To Jewish people the story told by the Cyrus Cylinder is a magnificent one, as it corroborates the events in the Old Testament about King Cyrus allowing captive Jews to return to Jerusalem and rebuild their temple. In fact, in the book of Ezra, King Cyrus permits the Jewish exiled people to return to Jerusalem to rebuild the temple.

Even the founding fathers of the United States sought inspiration from Cyrus, what he did in Babylon as described by the Cyrus Cylinder, and how he ran a country. Thomas Jefferson owned two personal copies of Xenophon’s book Cyropaedia – the Education of Cyrus – which was “a mandatory read for statesmen.”

What is the Cyrus Cylinder?

The Cyrus Cylinder has been called “the first declaration of human rights.” It is a barrel-shaped baked clay cylinder, and despite popular belief it’s not a big object: It’s about 23cm long and 10cm wide.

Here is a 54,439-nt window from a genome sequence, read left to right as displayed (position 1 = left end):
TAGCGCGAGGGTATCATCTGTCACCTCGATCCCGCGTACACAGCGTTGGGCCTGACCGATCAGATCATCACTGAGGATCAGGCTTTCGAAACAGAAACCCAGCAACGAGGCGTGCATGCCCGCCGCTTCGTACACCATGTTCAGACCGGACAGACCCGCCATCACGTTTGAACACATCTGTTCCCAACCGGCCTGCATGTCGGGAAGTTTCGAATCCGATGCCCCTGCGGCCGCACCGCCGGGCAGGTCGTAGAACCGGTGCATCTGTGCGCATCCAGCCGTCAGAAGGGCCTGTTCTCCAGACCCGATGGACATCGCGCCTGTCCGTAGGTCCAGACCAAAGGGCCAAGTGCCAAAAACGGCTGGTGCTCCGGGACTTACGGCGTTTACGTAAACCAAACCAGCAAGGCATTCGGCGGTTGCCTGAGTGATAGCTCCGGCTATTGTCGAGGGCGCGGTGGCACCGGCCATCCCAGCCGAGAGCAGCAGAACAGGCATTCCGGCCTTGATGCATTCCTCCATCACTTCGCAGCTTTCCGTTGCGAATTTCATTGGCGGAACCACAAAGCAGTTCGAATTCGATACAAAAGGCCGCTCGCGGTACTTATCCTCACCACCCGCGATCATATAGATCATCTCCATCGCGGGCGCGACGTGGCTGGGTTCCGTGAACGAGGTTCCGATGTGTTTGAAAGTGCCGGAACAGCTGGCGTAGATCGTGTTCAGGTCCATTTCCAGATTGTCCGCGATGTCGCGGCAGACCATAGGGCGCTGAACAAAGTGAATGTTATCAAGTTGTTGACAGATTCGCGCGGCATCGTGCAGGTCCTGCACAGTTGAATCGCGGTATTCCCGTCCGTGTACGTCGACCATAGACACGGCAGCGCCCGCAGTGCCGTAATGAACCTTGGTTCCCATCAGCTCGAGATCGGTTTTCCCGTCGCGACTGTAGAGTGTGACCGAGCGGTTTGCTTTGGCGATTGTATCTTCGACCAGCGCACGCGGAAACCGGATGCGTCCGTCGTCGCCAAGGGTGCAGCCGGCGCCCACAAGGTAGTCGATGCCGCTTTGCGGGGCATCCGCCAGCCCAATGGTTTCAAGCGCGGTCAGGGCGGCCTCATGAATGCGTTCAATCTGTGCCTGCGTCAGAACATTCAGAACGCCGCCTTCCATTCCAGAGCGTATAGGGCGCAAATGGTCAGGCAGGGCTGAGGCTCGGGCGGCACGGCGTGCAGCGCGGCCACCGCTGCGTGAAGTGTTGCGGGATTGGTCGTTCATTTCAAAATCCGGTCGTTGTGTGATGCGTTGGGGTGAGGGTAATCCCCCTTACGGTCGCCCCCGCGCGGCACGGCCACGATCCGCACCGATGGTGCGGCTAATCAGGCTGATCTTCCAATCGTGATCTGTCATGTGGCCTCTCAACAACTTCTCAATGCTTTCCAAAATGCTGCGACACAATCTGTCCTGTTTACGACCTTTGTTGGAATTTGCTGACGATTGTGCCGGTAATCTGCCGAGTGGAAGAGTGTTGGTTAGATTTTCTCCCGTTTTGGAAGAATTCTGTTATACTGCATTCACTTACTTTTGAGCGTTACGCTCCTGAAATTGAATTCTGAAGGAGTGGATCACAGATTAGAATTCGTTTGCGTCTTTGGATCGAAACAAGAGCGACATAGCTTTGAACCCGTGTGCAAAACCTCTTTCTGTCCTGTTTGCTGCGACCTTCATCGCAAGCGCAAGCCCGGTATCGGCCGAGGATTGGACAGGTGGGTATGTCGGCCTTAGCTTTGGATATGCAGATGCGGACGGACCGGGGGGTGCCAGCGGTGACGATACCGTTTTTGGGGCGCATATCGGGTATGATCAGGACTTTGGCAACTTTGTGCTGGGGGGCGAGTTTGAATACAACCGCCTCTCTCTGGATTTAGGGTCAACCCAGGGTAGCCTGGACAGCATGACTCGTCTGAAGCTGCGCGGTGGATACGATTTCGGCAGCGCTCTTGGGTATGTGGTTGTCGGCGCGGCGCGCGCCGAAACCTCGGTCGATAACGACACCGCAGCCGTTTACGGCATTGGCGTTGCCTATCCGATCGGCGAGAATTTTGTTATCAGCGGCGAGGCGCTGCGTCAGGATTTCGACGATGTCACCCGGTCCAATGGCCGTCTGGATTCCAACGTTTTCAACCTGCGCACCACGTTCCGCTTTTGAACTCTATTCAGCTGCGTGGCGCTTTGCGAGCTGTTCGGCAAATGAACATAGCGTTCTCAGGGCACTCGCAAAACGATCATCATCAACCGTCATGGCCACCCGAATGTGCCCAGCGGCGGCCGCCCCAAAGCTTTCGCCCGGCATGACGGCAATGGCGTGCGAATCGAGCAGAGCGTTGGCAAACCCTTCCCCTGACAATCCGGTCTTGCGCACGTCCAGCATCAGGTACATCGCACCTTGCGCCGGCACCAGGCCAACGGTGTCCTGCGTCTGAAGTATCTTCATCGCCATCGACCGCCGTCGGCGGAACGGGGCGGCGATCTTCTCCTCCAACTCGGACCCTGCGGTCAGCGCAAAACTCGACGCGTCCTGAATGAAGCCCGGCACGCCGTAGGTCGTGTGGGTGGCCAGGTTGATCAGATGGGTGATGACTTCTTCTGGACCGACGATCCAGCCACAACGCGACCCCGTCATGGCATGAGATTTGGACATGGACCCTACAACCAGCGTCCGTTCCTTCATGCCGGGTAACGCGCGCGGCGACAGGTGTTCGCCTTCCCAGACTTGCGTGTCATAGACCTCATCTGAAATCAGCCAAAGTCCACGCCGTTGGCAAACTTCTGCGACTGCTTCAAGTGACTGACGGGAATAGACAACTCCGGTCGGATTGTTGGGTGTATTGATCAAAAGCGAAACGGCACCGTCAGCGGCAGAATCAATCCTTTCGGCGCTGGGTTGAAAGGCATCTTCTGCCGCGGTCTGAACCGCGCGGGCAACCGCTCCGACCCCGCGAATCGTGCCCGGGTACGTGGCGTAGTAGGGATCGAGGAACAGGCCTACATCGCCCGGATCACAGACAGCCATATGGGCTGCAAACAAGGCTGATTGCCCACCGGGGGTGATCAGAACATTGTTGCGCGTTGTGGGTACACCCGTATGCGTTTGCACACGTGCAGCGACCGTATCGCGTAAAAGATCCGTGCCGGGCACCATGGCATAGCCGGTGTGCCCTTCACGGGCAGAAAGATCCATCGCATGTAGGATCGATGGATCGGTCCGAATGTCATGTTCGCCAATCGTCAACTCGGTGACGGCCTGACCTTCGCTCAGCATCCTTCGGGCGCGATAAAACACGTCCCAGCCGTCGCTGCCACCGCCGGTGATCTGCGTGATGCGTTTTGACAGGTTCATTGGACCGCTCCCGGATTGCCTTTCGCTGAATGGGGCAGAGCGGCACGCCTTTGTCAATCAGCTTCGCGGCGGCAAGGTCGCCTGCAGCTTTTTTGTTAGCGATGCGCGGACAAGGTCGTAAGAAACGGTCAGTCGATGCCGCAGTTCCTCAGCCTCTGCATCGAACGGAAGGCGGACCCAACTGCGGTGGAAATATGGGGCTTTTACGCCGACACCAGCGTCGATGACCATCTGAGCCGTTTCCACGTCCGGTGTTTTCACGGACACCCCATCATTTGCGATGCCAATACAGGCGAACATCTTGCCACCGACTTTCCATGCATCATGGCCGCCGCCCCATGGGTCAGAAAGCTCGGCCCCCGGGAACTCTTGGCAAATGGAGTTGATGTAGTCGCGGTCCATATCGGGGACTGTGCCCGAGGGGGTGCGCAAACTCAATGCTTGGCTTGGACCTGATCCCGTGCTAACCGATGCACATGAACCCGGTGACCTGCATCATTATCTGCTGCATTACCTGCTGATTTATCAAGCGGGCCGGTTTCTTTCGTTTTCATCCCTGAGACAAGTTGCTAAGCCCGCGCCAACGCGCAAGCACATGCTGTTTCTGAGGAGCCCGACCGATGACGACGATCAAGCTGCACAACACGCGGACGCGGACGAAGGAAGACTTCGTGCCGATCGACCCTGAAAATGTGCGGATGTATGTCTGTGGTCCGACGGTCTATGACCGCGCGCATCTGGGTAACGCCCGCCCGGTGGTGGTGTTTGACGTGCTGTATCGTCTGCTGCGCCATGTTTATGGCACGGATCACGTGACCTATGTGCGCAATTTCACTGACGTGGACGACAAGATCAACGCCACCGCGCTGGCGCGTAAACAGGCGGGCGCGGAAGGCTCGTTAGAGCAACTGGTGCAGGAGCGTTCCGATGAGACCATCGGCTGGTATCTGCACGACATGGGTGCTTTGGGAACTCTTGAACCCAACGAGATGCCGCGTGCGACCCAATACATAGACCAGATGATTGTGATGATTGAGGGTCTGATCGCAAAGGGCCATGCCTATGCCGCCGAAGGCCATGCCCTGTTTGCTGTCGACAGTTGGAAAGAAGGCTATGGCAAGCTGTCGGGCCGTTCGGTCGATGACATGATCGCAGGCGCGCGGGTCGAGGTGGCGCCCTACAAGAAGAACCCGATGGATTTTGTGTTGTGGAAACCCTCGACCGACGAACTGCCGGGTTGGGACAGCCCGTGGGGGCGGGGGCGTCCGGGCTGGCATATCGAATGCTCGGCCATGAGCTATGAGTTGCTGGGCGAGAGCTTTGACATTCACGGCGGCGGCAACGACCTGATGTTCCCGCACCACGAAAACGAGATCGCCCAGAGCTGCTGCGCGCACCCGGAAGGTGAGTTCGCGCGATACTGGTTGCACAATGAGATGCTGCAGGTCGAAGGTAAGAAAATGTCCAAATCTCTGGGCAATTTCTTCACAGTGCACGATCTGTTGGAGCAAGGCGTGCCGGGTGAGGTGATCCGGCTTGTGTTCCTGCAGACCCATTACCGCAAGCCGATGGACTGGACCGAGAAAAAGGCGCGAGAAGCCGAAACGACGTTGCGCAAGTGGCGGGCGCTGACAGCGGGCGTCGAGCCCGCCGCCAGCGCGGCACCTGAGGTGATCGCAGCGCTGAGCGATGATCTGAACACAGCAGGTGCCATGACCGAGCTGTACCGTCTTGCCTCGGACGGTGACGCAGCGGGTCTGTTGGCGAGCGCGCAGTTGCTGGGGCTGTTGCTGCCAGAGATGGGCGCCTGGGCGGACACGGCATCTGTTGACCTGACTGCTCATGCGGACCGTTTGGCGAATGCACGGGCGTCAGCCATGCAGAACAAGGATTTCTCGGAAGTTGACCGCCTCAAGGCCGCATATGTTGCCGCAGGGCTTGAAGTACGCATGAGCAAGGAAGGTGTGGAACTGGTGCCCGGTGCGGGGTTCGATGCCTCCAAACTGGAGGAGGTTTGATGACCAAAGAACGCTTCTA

This clay cylinder is inscribed in Babylonian cuneiform – a form of wedge-shaped writing – about Cyrus, king of Persia (559-530 BC) and his conquest of Babylon in 539 BC, capturing Nabonidus, the last Babylonian king. The cylinder was discovered more than 130 years ago in the ruins of Babylon in Iraq. It was excavated in several fragments. The cylinder was glued together straight away, and was read by Theophilus Pinches and Henry Rawlinson at the British Museum.

The text on the Cylinder is a declaration about the Iran/Iraq war – not the one that started in 1980, but the one in 539 B.C., in the name of the Achaemenid king Cyrus the Great, resulting in the conquest of Babylon in 539. It establishes Cyrus as a king from a lineage of kings, and denounces the previous king of Babylon, but then it talks about peace.